I believe my son would not be where he is today without my advocacy and unconditional love and care.
What are you most excited to do as a Dole Caregiver Fellow?
I have a lot of experience and knowledge being a caregiver. I want to share, listen, learn from others, and to help in any way to improve the quality of life.
How has your life changed since you became a caregiver? What sacrifices have you had to make?
I’ve spent less time with family and friends. I am constantly in hospitals. My relationships have changed, and there are feelings of loneliness.
What is a quote that inspires you or keeps you motivated?
Live Life to the Fullest.
Barb Webb’s son Mark murmured his first words since his combat injury after Barb spent countless hours at his bedside in the ICU reading him a book by his favorite author Zane Grey. At that moment, she knew Mark had survived and she would be his caregiver. There was no hesitation in her decision. She quit her job and was determined to help her son after the sacrifices he had made for our country.
While deployed, on July 8, 2008, Mark was severely injured. As a result of his injuries, he is 90 percent blind, has a traumatic brain injury (TBI), and suffers from tinnitus, no sense of smell, and many other debilitating symptoms. He has had more than 50 surgeries to date, and has more ahead.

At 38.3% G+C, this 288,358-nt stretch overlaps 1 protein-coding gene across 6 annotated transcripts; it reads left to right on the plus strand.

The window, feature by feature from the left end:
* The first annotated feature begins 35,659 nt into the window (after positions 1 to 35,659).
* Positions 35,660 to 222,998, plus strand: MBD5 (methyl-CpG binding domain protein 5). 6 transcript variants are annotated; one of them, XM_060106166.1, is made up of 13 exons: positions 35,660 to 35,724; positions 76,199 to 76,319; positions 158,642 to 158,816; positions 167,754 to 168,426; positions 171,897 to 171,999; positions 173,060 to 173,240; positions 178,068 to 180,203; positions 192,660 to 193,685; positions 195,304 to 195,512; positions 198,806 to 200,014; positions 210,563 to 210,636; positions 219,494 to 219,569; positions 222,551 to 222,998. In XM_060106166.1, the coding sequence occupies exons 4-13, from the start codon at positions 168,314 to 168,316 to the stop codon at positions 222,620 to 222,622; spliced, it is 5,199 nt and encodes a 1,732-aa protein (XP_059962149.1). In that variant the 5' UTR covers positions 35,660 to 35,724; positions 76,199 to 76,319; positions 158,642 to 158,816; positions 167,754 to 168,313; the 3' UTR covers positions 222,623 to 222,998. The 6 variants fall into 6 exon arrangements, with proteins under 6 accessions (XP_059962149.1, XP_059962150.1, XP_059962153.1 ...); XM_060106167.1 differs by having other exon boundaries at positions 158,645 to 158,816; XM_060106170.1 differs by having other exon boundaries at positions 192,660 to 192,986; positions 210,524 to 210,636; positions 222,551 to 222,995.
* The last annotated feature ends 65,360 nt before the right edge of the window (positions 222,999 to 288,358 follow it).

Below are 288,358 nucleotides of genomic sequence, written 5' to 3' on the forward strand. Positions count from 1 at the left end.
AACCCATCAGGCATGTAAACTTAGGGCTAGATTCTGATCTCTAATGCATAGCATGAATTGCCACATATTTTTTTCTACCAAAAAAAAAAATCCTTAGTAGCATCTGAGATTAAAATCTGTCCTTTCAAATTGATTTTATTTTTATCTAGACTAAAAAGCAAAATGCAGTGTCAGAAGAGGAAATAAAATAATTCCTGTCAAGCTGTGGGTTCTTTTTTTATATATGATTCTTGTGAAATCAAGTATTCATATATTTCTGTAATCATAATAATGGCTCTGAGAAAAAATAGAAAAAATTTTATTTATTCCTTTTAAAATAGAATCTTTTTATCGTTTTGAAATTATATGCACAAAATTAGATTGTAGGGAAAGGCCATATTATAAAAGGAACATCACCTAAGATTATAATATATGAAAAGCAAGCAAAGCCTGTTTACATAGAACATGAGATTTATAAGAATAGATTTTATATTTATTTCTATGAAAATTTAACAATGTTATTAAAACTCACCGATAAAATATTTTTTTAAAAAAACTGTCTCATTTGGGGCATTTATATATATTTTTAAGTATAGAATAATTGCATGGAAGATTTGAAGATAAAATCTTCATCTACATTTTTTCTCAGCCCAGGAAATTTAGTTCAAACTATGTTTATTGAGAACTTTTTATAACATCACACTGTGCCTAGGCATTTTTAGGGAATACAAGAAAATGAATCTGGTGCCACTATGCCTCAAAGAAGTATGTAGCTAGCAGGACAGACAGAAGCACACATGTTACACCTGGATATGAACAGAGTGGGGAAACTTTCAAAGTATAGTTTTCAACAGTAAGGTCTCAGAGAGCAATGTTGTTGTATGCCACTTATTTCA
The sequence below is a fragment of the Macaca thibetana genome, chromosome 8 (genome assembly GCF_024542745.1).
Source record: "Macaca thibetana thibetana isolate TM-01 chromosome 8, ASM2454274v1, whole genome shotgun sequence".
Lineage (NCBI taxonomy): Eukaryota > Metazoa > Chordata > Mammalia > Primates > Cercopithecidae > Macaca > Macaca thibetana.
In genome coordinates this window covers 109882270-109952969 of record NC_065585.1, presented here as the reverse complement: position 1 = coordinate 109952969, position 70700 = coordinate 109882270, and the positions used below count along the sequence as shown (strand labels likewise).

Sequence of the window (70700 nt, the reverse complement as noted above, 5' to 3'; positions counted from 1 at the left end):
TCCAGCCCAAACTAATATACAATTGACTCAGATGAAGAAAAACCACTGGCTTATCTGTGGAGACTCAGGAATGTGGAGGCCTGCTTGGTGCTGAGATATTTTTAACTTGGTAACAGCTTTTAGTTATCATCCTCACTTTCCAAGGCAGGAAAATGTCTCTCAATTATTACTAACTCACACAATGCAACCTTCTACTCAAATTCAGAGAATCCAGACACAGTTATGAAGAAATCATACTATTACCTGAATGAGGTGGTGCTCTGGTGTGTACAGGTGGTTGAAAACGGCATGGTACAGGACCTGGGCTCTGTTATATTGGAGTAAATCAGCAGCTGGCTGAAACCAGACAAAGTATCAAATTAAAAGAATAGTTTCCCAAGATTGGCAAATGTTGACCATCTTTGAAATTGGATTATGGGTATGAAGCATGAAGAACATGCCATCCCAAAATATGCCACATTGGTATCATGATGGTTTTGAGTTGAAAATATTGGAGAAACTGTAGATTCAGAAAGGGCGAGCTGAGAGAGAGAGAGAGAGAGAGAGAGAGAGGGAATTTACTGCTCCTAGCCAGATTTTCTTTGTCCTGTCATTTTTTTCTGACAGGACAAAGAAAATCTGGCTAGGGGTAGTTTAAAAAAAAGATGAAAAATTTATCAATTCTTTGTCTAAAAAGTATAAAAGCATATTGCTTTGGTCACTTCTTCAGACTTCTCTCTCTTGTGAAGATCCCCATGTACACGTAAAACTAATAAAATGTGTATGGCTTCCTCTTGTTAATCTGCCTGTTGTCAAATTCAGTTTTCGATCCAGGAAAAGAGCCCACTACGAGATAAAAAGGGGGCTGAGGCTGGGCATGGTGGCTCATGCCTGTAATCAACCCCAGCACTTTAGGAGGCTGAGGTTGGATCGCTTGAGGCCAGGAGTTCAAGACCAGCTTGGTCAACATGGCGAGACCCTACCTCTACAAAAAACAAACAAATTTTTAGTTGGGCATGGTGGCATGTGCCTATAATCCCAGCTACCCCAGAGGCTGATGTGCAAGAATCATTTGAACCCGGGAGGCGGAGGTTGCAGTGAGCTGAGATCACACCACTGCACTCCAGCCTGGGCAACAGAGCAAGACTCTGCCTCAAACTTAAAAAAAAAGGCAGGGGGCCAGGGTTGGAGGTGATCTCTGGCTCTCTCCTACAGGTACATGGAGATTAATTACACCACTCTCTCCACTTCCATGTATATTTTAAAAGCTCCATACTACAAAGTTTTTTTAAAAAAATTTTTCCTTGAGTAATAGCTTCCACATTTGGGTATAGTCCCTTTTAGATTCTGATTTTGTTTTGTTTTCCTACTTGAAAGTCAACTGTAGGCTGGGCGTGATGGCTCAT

Exhausted, and not knowing where to go with questions during her first two years as a caregiver, Barb finally found the connections she needed through the resource specialists at Harry S. Truman Veterans Memorial Hospital in Columbia. Her support network expanded to include the Truman VA Caregiver Support Program, the Patient-Aligned Care Team (PACT) from the hospital’s Silver Clinic, the Transition and Care Management Program Coordinator, the hospital’s low-vision team and coordinators from the facility’s Recreation Therapy Service, and many wonderfully helpful organizations outside the hospital.
Barb manages all her son’s care, from cooking to cleaning, to driving him to all appointments and managing his medication. He lives in her house, but with his own space. She works to give him the confidence, care, push, and drive to be purposeful in life. She believes he should never give up because there is a reason he is still alive. Barb also drives six hours to Iowa every other weekend to pick up Mark’s daughter, allowing them to have quality time together.